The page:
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Biml Annotations and ObjectTags

Biml Annotations and ObjectTags

Biml objects have many built-in attributes. For example, all Tables have SchemaName and all Packages have ProtectionLevel. When your Biml solution starts to grow, you will quickly see the need for adding additional metadata that can be used in other Biml files. A common use case in Data Warehouse Staging projects is to store the source schema and source table name on your staging table objects. This allows you to use the source metadata in a higher tier Biml file that generates the SSIS packages to load the tables. To store and use this additional metadata, you can use Biml Annotations or ObjectTags.

Biml Annotations and ObjectTags are both Key/Value pairs. Annotations are String/String pairs intended for storing simple text metadata, while ObjectTags are String/Object pairs that can also store more complex metadata in .NET objects.

Biml Annotations

There are two types of annotations in the Biml language. The first type is SSIS Annotations. An SSIS annotation is a comment inside your SSIS package that is visible on the design surface. This is what most SSIS developers think of when they hear the word “annotation”.

The second type, and the type covered in this blog post, is Biml Annotations. Biml annotations are more than just comments inside a package. They can be used to store additional string metadata on any Biml object, and can also be used in auto-generated documentation.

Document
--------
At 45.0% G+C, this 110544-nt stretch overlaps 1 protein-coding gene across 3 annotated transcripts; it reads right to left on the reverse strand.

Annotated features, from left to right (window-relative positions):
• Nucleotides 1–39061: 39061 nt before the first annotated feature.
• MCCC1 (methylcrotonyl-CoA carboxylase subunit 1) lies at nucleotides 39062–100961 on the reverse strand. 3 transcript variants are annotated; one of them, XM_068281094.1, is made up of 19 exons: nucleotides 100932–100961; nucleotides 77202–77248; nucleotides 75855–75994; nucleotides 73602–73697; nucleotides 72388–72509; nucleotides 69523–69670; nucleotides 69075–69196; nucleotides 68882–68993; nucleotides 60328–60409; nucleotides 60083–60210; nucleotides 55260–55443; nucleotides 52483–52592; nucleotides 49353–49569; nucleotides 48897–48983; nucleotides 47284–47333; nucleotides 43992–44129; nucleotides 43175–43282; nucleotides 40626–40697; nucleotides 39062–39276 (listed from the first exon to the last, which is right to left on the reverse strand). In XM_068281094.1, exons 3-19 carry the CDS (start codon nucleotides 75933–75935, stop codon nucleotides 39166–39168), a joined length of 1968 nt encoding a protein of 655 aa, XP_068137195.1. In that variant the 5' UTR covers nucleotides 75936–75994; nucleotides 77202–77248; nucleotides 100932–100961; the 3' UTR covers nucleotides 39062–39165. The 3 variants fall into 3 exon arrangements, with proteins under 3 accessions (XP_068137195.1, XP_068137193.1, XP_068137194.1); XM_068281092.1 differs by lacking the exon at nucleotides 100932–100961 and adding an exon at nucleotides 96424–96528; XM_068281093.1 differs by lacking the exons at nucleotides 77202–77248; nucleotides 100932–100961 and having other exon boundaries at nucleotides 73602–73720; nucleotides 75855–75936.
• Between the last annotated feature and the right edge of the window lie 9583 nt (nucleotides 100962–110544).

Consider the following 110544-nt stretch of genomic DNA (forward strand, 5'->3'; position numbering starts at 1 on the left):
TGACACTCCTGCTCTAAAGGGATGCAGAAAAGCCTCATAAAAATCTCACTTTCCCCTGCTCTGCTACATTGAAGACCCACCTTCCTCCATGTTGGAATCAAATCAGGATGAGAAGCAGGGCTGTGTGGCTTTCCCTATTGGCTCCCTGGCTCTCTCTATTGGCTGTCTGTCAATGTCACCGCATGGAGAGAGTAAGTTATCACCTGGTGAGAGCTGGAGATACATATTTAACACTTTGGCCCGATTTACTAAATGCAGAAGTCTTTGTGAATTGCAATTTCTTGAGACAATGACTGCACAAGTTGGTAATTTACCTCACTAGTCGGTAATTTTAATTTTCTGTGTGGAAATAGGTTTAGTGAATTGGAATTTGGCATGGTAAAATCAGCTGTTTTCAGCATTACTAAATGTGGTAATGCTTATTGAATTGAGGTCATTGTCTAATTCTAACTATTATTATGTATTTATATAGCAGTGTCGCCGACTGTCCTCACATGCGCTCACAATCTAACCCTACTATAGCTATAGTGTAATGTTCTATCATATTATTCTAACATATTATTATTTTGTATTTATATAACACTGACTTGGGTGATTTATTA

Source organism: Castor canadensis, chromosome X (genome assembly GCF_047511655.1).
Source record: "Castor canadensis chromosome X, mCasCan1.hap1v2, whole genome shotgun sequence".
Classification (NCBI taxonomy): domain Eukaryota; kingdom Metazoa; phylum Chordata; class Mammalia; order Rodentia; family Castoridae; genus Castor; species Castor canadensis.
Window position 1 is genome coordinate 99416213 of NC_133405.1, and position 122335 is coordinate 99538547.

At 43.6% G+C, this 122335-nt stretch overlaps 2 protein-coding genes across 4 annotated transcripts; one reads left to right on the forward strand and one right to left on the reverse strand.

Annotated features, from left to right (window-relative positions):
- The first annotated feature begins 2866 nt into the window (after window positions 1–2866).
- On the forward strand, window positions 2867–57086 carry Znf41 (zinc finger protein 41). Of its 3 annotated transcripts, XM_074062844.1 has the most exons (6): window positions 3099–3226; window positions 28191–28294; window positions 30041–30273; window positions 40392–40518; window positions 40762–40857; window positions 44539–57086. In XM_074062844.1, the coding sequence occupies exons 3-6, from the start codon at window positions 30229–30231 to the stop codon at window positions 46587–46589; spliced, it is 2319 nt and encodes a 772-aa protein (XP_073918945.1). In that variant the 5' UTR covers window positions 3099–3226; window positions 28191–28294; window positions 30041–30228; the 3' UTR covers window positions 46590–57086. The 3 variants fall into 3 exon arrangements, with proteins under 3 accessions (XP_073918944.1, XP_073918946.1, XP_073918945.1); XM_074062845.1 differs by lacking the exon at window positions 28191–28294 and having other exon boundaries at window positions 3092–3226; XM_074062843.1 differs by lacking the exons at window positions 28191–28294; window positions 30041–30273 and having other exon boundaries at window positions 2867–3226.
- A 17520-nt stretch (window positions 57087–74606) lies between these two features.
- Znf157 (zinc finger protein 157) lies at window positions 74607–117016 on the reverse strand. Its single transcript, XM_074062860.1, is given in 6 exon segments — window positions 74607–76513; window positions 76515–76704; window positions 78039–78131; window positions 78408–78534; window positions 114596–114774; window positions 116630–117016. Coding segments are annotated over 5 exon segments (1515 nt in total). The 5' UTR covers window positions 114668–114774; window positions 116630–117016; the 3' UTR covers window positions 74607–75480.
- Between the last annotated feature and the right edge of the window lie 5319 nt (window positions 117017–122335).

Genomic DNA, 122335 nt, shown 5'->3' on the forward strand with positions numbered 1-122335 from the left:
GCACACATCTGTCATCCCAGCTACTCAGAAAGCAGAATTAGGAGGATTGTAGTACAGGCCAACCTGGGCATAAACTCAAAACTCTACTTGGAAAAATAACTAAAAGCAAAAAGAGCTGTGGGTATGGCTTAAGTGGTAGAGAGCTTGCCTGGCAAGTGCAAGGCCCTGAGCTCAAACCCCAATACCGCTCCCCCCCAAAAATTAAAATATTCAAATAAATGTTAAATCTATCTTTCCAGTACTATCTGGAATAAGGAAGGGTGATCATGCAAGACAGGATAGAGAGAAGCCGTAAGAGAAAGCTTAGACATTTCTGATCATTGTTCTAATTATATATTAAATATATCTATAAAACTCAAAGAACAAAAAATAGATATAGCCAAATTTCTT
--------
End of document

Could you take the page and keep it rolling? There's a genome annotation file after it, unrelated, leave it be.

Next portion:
There are four types of Biml annotations: CodeComment, Documentation, Description, and Tag. You can read more about them in the official AnnotationType documentation.

In this post, we will only look at the Tag annotation type. This is the default Biml annotation type, used for storing string metadata.

You can create one or more annotations directly on objects:

<OleDbConnection Name="Destination" ConnectionString="...">
    <Annotation Tag="DestinationDatabase">Staging</Annotation>
    <Annotation Tag="DestinationSchema">aw</Annotation>

To use annotations in a higher tier Biml file, simply call GetTag() on the object:


Example: Source Table Metadata in Annotations

In this example, we have two tiered Biml files. We define our environment in the first file and our SSIS packages in the second file.


<#@ template tier="0" #>
<Biml xmlns="">
    <OleDbConnection Name="Source" ConnectionString="Data Source=.;Initial Catalog=AdventureWorks;Provider=SQLNCLI11.1;Integrated Security=SSPI;" />
    <OleDbConnection Name="Destination" ConnectionString="Data Source=.;Initial Catalog=Staging;Provider=SQLNCLI11.1;Integrated Security=SSPI;" />
    <Database Name="Staging" ConnectionName="Destination" />
    <Schema Name="aw" DatabaseName="Staging" />
    <# var SourceConnection = SchemaManager.CreateConnectionNode("Source", "Data Source=.;Initial Catalog=AdventureWorks;Provider=SQLNCLI11.1;Integrated Security=SSPI;"); #>
    <# var SourceMetadata = SourceConnection.GetDatabaseSchema(ImportOptions.ExcludeViews | ImportOptions.ExcludeIdentity | ImportOptions.ExcludeForeignKey); #>
    <# foreach (var table in SourceMetadata.TableNodes) { #>
      <Table Name="<#=table.Schema#>_<#=table.Name#>" SchemaName="">
          <Annotation Tag="SourceSchemaQualifiedName"><#=table.SchemaQualifiedName#></Annotation>
    <# } #>